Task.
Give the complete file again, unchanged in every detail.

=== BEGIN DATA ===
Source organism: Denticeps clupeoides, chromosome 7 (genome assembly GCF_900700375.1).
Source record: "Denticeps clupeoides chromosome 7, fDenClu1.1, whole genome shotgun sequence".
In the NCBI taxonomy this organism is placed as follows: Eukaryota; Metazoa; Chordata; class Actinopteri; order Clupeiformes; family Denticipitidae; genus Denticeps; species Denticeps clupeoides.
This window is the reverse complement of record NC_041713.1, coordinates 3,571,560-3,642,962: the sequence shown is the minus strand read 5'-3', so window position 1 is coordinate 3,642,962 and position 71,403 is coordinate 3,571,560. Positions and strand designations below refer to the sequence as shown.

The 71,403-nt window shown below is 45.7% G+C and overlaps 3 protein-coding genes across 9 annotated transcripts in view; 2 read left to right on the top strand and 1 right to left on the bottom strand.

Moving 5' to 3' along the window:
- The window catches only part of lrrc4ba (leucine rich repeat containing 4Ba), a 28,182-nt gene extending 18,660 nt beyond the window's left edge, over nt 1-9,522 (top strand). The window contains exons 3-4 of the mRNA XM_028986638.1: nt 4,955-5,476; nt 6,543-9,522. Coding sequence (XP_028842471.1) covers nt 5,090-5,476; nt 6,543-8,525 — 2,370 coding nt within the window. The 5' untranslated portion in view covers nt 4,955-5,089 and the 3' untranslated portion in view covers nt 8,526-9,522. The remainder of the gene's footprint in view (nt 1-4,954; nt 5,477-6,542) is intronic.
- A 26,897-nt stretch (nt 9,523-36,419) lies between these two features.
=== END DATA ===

Source organism: Denticeps clupeoides, chromosome 7 (genome assembly GCF_900700375.1).
Source record: "Denticeps clupeoides chromosome 7, fDenClu1.1, whole genome shotgun sequence".
In the NCBI taxonomy this organism is placed as follows: Eukaryota; Metazoa; Chordata; class Actinopteri; order Clupeiformes; family Denticipitidae; genus Denticeps; species Denticeps clupeoides.
This window is the reverse complement of record NC_041713.1, coordinates 3,571,560-3,642,962: the sequence shown is the minus strand read 5'-3', so window position 1 is coordinate 3,642,962 and position 71,403 is coordinate 3,571,560. Positions and strand designations below refer to the sequence as shown.

The 71,403-nt window shown below is 45.7% G+C and overlaps 3 protein-coding genes across 9 annotated transcripts in view; 2 read left to right on the top strand and 1 right to left on the bottom strand.

Moving 5' to 3' along the window:
- The window catches only part of lrrc4ba (leucine rich repeat containing 4Ba), a 28,182-nt gene extending 18,660 nt beyond the window's left edge, over nt 1-9,522 (top strand). The window contains exons 3-4 of the mRNA XM_028986638.1: nt 4,955-5,476; nt 6,543-9,522. Coding sequence (XP_028842471.1) covers nt 5,090-5,476; nt 6,543-8,525 — 2,370 coding nt within the window. The 5' untranslated portion in view covers nt 4,955-5,089 and the 3' untranslated portion in view covers nt 8,526-9,522. The remainder of the gene's footprint in view (nt 1-4,954; nt 5,477-6,542) is intronic.
- A 26,897-nt stretch (nt 9,523-36,419) lies between these two features.